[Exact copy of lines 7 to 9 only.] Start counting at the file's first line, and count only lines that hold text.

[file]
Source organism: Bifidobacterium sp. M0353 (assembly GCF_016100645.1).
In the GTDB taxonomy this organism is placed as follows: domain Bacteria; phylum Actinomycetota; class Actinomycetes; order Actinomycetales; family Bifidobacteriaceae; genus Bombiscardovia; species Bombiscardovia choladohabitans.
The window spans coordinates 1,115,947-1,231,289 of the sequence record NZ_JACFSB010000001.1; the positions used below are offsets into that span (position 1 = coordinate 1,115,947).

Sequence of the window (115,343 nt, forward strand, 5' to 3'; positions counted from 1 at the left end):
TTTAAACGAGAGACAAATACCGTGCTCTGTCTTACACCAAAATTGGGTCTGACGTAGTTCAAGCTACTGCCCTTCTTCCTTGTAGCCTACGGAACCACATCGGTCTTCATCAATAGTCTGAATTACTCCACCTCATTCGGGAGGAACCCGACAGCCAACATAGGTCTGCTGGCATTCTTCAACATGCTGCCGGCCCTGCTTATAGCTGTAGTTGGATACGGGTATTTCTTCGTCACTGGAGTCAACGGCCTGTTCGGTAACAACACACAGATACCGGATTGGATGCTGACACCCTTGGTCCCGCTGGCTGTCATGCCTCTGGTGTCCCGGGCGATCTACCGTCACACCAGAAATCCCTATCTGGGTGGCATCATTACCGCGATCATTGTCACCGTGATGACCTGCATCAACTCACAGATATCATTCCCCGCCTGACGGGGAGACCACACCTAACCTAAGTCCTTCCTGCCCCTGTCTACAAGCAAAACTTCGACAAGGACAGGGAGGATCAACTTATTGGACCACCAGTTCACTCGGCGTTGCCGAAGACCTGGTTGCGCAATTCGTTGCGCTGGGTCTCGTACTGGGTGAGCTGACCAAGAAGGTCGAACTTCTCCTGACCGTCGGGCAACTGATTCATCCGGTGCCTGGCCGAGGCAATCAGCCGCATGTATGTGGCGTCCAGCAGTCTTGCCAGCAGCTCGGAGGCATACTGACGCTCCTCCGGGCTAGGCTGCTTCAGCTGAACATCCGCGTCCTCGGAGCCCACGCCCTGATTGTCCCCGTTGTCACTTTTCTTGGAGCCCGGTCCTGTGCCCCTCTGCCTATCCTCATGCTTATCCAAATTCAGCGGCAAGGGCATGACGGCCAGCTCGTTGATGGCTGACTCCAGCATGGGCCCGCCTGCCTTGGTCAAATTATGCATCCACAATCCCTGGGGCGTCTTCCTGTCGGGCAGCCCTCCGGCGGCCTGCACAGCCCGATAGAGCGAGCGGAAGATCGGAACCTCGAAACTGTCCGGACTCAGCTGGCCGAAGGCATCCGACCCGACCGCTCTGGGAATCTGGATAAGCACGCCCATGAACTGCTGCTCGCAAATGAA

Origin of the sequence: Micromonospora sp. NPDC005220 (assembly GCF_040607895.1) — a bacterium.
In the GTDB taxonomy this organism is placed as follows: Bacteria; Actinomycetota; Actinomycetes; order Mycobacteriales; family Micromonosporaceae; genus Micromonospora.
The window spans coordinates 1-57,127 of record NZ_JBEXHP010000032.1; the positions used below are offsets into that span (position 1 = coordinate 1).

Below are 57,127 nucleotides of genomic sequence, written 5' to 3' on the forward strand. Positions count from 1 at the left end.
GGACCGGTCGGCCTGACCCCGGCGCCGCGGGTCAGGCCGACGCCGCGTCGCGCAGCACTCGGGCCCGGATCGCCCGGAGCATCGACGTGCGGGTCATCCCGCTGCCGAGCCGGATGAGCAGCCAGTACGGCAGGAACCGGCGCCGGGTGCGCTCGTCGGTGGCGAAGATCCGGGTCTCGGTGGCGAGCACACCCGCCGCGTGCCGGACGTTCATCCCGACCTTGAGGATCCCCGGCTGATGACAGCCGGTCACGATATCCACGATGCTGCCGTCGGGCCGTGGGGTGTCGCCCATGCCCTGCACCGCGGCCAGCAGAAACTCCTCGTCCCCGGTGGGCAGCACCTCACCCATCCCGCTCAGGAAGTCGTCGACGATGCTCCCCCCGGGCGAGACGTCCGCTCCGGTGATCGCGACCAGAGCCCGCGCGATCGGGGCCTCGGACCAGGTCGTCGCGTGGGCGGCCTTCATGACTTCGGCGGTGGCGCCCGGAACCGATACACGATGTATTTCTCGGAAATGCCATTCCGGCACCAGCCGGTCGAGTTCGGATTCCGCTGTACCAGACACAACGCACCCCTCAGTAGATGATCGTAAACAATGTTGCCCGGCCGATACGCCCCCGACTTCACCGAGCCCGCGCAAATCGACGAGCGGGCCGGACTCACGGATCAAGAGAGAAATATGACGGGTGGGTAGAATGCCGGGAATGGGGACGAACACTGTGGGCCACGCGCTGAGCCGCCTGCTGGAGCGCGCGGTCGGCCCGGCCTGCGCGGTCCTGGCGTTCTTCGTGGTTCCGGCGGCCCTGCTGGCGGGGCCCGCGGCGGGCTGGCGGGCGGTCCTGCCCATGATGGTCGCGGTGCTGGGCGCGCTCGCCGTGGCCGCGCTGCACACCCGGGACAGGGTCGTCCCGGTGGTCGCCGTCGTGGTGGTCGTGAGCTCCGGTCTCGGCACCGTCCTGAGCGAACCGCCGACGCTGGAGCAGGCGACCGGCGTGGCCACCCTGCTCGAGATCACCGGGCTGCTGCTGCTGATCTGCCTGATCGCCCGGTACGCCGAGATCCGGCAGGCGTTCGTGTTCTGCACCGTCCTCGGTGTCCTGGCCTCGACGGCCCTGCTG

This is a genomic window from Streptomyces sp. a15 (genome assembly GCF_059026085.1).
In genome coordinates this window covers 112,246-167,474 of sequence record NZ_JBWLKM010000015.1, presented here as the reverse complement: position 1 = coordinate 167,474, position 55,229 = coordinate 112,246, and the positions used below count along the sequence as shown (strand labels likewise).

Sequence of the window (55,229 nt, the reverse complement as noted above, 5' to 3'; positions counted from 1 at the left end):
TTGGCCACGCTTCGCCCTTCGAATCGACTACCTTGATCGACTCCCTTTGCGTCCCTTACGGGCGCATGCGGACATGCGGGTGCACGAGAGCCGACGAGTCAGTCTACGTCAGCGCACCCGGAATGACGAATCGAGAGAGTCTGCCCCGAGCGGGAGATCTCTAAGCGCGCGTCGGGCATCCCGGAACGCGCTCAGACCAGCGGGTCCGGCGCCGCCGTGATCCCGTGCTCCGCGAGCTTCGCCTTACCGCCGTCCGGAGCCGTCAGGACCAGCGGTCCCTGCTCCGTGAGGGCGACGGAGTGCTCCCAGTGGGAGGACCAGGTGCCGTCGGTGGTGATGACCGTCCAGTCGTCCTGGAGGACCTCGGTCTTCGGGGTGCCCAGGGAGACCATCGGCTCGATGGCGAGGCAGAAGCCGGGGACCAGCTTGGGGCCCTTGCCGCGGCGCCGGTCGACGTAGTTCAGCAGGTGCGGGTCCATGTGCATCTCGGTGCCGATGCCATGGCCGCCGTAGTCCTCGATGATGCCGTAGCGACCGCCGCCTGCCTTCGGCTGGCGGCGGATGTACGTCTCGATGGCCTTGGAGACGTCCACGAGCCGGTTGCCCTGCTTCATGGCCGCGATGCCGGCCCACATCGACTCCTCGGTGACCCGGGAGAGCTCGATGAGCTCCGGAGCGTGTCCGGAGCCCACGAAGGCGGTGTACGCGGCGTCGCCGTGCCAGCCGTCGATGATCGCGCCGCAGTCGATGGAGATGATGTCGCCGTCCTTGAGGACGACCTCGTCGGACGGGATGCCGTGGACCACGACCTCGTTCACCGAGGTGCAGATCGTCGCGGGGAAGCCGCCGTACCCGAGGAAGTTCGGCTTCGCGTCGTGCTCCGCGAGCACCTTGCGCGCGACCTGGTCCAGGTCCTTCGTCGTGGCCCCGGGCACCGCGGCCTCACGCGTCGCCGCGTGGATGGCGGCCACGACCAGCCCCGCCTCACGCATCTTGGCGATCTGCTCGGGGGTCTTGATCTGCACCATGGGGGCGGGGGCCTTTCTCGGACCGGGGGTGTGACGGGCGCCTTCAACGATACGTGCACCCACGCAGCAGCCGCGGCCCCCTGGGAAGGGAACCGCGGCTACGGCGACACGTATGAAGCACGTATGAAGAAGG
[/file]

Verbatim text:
In the GTDB taxonomy this organism is placed as follows: Bacteria; Actinomycetota; Actinomycetes; order Mycobacteriales; family Micromonosporaceae; genus Micromonospora.
The window spans coordinates 1-57,127 of record NZ_JBEXHP010000032.1; the positions used below are offsets into that span (position 1 = coordinate 1).

Below are 57,127 nucleotides of genomic sequence, written 5' to 3' on the forward strand. Positions count from 1 at the left end.